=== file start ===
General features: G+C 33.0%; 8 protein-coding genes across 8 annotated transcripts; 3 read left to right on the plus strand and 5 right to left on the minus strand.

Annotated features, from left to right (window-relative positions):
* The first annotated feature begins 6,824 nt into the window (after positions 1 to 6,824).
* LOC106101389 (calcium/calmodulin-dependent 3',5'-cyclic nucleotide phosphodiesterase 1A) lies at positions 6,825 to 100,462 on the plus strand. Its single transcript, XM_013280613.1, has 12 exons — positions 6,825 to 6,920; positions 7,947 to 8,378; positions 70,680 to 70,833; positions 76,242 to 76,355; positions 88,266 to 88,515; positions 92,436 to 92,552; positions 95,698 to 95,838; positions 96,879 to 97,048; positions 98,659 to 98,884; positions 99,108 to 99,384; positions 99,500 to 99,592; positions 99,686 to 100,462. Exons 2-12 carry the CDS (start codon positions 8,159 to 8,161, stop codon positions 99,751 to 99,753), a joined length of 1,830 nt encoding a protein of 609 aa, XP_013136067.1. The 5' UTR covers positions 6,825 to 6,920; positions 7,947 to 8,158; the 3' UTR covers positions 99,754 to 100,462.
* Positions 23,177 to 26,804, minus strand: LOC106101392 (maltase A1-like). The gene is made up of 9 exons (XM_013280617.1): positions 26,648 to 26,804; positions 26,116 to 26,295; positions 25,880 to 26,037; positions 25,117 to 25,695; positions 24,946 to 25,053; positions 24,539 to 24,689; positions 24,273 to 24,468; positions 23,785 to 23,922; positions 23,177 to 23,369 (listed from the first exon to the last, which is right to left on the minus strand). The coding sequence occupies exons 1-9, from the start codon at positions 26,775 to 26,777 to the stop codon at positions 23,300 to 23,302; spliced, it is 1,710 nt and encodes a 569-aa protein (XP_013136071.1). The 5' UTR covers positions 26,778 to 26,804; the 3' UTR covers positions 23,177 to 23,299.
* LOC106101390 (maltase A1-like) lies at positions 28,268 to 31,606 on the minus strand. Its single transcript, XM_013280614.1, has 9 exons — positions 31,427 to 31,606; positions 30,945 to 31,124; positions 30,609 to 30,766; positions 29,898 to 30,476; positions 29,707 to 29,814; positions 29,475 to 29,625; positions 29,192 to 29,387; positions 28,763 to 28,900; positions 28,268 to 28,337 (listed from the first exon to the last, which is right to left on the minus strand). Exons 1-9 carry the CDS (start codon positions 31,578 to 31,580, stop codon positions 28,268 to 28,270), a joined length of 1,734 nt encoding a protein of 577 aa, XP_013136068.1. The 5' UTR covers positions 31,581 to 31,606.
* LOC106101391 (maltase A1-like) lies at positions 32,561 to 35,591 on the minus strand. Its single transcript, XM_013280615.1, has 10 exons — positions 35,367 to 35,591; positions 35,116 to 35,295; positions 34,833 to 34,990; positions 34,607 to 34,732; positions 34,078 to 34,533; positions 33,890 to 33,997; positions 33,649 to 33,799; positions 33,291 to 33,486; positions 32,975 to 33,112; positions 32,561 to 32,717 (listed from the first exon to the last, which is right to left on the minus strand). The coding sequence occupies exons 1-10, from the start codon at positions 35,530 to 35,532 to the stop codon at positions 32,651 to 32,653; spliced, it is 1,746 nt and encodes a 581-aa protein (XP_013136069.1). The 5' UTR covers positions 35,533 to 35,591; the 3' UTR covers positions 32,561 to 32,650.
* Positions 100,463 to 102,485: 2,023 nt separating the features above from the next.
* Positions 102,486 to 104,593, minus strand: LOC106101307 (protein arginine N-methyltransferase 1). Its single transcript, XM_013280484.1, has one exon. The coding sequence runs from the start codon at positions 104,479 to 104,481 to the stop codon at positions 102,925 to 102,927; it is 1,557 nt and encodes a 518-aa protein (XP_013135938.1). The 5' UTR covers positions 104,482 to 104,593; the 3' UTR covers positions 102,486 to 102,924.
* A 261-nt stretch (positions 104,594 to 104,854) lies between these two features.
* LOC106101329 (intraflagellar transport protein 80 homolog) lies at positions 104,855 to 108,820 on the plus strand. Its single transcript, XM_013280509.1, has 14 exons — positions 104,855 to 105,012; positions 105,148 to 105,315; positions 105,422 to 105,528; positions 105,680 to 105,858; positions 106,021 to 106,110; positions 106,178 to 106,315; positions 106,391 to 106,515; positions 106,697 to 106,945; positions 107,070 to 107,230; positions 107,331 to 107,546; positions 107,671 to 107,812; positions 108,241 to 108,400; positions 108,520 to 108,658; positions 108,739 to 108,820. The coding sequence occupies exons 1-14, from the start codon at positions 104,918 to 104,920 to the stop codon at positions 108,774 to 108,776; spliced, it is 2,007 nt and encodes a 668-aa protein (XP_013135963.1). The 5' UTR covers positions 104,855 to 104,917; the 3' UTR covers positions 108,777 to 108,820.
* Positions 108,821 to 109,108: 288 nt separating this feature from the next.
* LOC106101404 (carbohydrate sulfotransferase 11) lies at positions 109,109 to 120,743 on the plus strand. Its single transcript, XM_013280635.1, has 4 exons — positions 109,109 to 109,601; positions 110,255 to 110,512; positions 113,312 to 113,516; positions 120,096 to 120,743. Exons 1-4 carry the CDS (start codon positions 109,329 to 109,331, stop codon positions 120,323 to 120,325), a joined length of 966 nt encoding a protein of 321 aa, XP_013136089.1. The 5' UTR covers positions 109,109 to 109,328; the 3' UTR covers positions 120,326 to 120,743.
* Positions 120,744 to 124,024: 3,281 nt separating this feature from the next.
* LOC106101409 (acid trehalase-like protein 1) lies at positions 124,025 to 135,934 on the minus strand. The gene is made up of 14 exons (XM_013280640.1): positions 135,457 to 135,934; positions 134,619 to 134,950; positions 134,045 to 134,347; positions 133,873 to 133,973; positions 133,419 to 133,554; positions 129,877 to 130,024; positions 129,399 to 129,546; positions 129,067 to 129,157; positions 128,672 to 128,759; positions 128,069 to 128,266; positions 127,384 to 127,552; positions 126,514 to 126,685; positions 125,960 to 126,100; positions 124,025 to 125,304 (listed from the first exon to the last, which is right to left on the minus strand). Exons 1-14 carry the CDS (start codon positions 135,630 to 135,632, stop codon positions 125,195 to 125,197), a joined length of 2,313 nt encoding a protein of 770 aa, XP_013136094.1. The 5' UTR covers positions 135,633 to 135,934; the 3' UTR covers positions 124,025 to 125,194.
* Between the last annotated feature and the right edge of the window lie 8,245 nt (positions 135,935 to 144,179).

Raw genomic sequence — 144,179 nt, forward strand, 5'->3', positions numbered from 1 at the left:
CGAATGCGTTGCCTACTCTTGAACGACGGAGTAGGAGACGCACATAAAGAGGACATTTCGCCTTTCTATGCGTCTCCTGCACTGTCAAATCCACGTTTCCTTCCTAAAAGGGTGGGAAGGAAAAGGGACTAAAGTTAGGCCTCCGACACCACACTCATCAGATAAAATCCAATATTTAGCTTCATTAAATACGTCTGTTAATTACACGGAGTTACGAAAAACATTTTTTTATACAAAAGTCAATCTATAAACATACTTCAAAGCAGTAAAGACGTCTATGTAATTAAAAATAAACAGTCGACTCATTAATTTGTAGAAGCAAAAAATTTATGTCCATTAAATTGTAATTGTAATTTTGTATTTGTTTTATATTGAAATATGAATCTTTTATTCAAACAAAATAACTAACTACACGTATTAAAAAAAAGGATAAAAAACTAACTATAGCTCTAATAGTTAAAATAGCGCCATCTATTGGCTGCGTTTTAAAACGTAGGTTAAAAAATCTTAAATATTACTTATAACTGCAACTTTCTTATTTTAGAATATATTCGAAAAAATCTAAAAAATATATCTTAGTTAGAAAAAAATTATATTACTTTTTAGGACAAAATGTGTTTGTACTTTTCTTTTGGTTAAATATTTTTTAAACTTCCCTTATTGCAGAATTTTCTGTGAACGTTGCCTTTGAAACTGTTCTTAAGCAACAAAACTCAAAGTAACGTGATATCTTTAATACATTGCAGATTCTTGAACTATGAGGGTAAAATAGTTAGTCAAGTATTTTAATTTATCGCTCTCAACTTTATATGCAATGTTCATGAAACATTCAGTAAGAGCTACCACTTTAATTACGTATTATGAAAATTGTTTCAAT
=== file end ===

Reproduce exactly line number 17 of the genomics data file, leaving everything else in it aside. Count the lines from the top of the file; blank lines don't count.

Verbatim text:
Raw genomic sequence — 144,179 nt, forward strand, 5'->3', positions numbered from 1 at the left: